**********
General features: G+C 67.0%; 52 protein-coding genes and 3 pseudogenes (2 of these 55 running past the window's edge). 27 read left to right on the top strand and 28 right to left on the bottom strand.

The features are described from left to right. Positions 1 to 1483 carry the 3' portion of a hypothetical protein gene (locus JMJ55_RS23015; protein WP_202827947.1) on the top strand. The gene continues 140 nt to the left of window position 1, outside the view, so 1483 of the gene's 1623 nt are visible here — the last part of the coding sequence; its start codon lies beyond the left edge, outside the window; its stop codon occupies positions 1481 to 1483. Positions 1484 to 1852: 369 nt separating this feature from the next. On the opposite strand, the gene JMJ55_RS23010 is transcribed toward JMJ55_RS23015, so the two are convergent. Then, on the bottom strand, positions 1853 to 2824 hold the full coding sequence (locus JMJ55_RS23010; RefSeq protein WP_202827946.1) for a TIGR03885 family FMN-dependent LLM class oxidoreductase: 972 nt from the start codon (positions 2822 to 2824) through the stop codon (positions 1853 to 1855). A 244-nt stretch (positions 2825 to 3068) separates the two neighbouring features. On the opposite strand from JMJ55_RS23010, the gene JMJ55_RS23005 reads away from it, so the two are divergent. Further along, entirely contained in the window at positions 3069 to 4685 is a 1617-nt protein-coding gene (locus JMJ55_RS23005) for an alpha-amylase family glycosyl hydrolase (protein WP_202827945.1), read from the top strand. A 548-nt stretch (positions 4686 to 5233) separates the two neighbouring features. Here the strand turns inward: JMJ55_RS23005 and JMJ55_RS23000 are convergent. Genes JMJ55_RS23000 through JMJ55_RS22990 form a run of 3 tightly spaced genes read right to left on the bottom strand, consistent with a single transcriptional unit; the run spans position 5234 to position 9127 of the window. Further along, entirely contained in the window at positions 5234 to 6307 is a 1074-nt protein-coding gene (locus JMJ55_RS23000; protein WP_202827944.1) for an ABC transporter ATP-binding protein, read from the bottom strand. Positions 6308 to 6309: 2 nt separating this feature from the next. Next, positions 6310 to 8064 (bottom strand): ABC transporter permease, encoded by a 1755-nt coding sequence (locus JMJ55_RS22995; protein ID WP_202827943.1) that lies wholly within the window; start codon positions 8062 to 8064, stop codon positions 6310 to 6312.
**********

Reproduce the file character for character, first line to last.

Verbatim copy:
General features: G+C 67.0%; 52 protein-coding genes and 3 pseudogenes (2 of these 55 running past the window's edge). 27 read left to right on the top strand and 28 right to left on the bottom strand.

The features are described from left to right. Positions 1 to 1483 carry the 3' portion of a hypothetical protein gene (locus JMJ55_RS23015; protein WP_202827947.1) on the top strand. The gene continues 140 nt to the left of window position 1, outside the view, so 1483 of the gene's 1623 nt are visible here — the last part of the coding sequence; its start codon lies beyond the left edge, outside the window; its stop codon occupies positions 1481 to 1483. Positions 1484 to 1852: 369 nt separating this feature from the next. On the opposite strand, the gene JMJ55_RS23010 is transcribed toward JMJ55_RS23015, so the two are convergent. Then, on the bottom strand, positions 1853 to 2824 hold the full coding sequence (locus JMJ55_RS23010; RefSeq protein WP_202827946.1) for a TIGR03885 family FMN-dependent LLM class oxidoreductase: 972 nt from the start codon (positions 2822 to 2824) through the stop codon (positions 1853 to 1855). A 244-nt stretch (positions 2825 to 3068) separates the two neighbouring features. On the opposite strand from JMJ55_RS23010, the gene JMJ55_RS23005 reads away from it, so the two are divergent. Further along, entirely contained in the window at positions 3069 to 4685 is a 1617-nt protein-coding gene (locus JMJ55_RS23005) for an alpha-amylase family glycosyl hydrolase (protein WP_202827945.1), read from the top strand. A 548-nt stretch (positions 4686 to 5233) separates the two neighbouring features. Here the strand turns inward: JMJ55_RS23005 and JMJ55_RS23000 are convergent. Genes JMJ55_RS23000 through JMJ55_RS22990 form a run of 3 tightly spaced genes read right to left on the bottom strand, consistent with a single transcriptional unit; the run spans position 5234 to position 9127 of the window. Further along, entirely contained in the window at positions 5234 to 6307 is a 1074-nt protein-coding gene (locus JMJ55_RS23000; protein WP_202827944.1) for an ABC transporter ATP-binding protein, read from the bottom strand. Positions 6308 to 6309: 2 nt separating this feature from the next. Next, positions 6310 to 8064 (bottom strand): ABC transporter permease, encoded by a 1755-nt coding sequence (locus JMJ55_RS22995; protein ID WP_202827943.1) that lies wholly within the window; start codon positions 8062 to 8064, stop codon positions 6310 to 6312.